By now anyone who values his sanity has stopped trying to predict what President Trump will do or say. So as farfetched as the idea seems, a report Monday that the president might try to fire special counsel Robert S. Mueller III could not be dismissed out of hand.

"I think he's considering perhaps terminating the special counsel," Christopher Ruddy, a longtime Trump friend, said during an interview on PBS's Newshour. Ruddy, chief executive of Newsmax Media, said he based his comment on what he heard a member of Trump's legal team say over the weekend, and not any statement by the president.

But this country has seen a precedent. It was called the "Saturday night massacre" when on Oct. 20, 1973 President Richard Nixon fired Attorney General Elliot L. Richardson and Deputy Attorney General William D. Ruckelshaus after they refused to fire Archibald Cox, who had been appointed special prosecutor in the Watergate cover-up scandal.

Solicitor General Robert H. Bork became acting attorney general and carried out Nixon's order to fire Cox. The president subsequently abolished the office of the special prosecutor and turned over to the Justice Department all further responsibility for investigating Watergate. That didn't turn out too well for Nixon, who only succeeded in delaying the inevitable and resigned in disgrace 10 months later.

One would think that history would be enough to persuade Trump that firing Mueller is a road he doesn't want to travel. But Ruddy, a member of Trump's Mar-a-Lago Club in Palm Beach, Fla., suggested during his PBS interview that maybe Trump isn't a student of history. He said it was "pretty clear" by recent comments by one of Trump's lawyers that firing Mueller had at least been discussed.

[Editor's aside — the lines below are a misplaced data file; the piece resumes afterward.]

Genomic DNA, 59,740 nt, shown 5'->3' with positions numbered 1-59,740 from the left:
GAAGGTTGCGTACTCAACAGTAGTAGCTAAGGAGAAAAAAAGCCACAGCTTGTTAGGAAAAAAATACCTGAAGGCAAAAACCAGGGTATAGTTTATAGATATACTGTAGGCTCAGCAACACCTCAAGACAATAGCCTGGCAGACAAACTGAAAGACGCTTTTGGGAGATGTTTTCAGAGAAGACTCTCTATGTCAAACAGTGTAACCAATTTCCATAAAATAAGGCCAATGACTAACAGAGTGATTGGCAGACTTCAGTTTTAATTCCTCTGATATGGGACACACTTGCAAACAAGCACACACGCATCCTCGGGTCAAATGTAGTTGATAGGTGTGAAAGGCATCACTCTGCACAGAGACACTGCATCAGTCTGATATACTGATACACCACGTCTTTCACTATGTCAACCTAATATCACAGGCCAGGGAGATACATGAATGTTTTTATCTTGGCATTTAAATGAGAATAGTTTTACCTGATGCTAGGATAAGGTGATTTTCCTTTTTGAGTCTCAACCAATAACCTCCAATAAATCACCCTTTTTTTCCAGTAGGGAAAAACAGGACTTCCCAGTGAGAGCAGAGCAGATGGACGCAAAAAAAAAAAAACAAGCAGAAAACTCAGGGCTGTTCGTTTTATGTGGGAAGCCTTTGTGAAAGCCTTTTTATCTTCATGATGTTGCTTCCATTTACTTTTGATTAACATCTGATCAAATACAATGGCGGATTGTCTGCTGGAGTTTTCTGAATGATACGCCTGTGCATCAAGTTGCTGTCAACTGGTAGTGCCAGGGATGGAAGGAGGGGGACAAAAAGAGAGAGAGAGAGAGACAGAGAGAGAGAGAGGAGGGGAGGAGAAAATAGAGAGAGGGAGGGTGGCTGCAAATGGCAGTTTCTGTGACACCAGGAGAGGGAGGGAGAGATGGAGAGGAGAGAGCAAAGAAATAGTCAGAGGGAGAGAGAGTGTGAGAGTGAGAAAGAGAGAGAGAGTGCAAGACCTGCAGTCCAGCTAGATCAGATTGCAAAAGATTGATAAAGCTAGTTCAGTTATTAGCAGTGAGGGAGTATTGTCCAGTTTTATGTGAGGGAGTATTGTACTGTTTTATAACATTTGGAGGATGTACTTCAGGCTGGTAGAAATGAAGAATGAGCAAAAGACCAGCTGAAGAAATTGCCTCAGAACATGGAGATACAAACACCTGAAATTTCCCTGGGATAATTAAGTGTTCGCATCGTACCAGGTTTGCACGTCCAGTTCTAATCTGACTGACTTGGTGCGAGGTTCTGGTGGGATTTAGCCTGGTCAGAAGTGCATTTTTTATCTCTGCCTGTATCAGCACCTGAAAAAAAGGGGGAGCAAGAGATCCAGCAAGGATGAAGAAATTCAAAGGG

Legal experts say the president still has authority to fire Mueller, who was appointed to investigate Russia's meddling in last year's presidential election, even though the special-counsel statute that existed when the Watergate cover-up was being investigated was changed after the long investigation of the Clinton presidency.

Attorney General Jeff Sessions in testimony Tuesday before the Senate Intelligence Committee denied any collusion with the Russians. But Sessions has recused himself from the investigation, which means if Trump wants Mueller fired, Deputy Attorney General Rod Rosenstein would have to do it.

Rosenstein said during the Senate hearings that he would only fire Mueller "for good cause and I am required to put that cause in writing. … If there were good cause, I would consider it. If there were not good cause, it wouldn't matter to me what anybody says."

Those words don't mean Mueller won't be dismissed, it just makes it's less likely. Trump seems to enjoy doing the unlikely, but in this case, he would be wise not to risk the public's reaction to his gall.